When either option is selected, you can use native OpenVPN® client software such as Tunnelblick for iOS and OpenVPN for Windows.

To configure Duo, see How to configure Duo.

To configure Okta, see How to configure Okta.

Max Connections

Maximum number of active VPN users allowed to be connected to this gateway. The default is 100.

When you change this address, make sure the number is smaller than the VPN CIDR block. The OpenVPN® VPN CIDR Block allocates 4 IP addresses for each connected VPN user; when the VPN CIDR Block is a /24 network, it supports about 60 users.

Split Tunnel Mode

Split Tunnel Mode is enabled by default. When Split Tunnel mode is enabled, only traffic that is destined to the VPC/VNet CIDR where the VPN gateway is deployed is going into the VPN tunnel when a user is connected to the VPN gateway.

When Split Tunnel Mode is disabled (Full Tunnel Mode), all laptop traffic, including Internet traffic (such as a visit to www.google.com), is going through the VPN tunnel when a user is connected to the VPN gateway.

Disabling Split Tunnel Mode should be a deliberate decision. You will be charged for all Internet traffic as they are considered egress traffic by the Cloud Service Provider (AWS/Azure/GCP/OCI).

Additional CIDRs

This is an optional parameter. The VPC/VNet CIDR where the VPN gateway is deployed is the default CIDR that VPN gateway pushes to the VPN client. Leave it blank if you do not need it.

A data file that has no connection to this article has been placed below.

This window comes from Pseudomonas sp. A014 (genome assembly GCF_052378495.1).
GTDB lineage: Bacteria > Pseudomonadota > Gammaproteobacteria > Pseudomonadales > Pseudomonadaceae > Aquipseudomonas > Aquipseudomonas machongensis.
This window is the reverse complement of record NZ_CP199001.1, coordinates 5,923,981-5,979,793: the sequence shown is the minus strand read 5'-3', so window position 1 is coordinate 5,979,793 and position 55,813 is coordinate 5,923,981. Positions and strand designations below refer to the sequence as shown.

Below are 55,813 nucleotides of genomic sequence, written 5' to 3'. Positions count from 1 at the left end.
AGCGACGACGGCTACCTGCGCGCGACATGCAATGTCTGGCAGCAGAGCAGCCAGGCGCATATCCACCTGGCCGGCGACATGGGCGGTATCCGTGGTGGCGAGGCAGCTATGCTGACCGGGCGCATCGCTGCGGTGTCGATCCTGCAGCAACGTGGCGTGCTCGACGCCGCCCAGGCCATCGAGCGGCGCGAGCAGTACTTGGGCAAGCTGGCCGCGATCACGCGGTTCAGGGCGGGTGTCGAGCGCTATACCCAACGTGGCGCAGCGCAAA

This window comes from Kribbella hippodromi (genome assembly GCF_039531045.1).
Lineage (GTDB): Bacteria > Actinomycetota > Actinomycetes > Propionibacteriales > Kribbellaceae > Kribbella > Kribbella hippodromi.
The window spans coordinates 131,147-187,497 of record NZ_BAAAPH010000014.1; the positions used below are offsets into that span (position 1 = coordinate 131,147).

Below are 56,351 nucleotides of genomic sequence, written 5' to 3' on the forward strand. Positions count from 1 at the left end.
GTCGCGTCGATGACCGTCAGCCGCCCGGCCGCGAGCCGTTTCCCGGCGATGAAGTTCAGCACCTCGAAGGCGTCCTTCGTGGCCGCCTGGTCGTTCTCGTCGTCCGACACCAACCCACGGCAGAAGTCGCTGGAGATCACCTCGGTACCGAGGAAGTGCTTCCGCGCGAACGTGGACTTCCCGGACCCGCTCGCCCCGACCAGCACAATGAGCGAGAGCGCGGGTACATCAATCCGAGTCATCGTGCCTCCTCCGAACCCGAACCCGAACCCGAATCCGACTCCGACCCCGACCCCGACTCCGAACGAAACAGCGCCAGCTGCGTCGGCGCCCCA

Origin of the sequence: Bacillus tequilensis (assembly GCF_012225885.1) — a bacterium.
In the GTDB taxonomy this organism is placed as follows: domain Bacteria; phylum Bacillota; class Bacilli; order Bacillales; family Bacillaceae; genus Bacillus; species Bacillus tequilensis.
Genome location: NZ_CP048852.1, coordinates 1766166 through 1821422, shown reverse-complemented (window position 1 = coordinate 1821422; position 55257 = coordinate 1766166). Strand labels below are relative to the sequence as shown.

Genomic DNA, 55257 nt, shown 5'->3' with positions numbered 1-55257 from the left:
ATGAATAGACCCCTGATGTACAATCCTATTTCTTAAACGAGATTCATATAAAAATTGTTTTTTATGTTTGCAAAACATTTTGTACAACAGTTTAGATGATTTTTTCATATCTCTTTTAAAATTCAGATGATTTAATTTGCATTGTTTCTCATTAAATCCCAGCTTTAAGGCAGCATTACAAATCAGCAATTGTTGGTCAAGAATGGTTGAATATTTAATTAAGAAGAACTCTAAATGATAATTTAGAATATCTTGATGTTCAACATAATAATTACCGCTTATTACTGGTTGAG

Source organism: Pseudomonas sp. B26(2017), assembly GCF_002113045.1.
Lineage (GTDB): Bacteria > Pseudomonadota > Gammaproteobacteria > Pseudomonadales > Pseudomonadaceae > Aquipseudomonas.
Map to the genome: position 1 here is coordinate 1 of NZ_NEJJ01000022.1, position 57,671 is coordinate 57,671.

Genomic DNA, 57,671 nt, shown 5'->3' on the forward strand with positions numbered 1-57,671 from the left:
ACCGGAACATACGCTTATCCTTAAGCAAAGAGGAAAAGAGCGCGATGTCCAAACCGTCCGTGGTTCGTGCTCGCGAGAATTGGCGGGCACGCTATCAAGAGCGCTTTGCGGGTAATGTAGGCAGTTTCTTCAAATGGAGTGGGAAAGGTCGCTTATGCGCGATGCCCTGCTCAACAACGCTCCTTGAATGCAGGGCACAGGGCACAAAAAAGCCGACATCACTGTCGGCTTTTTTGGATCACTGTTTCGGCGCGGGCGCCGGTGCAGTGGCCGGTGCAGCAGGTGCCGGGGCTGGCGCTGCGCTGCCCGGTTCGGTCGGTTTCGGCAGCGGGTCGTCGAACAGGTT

When Split Tunnel Mode is enabled, the Additional CIDRs specifies a list of destination CIDR ranges that will also go through the VPN tunnel.

This is a useful field when you have multiple VPC/VNets that the VPN user needs to access.

Enter all network ranges in CIDR blocks separated by commas, as shown below:

additional_cidr

Nameservers (Optional)

This is an optional parameter. Leave it blank if you do not need it.

When Split Tunnel Mode is enabled, you can instruct the VPN gateway to push down a list of DNS servers to your desktop, so that a VPN user is connected, it will use these DNS servers to resolve domain names.

Search Domains (Optional)

This is an optional parameter. Leave it blank if you do not need it.

When Split Tunnel Mode is enabled, Search Domains let you specify a list of domain names that will use the Nameserver when a specific name is not in the destination.

Enable ELB

“Enable ELB” is turned on by default.

When ELB is enabled, the domain name of the CSP’s load balancer (ELB/ALB/CLB), will be the connection IP address when a VPN user connects to the VPN gateway. This connection IP address is part of the .ovpn cert file the Controller sends to the VPN client. Even when you delete all VPN gateways, you can re-launch them without having to reissue a new .ovpn cert file. This helps reduce friction to VPN users.

When the ELB option is enabled, you can launch multiple VPN gateways behind ELB, thus achieving a scale out VPN solution.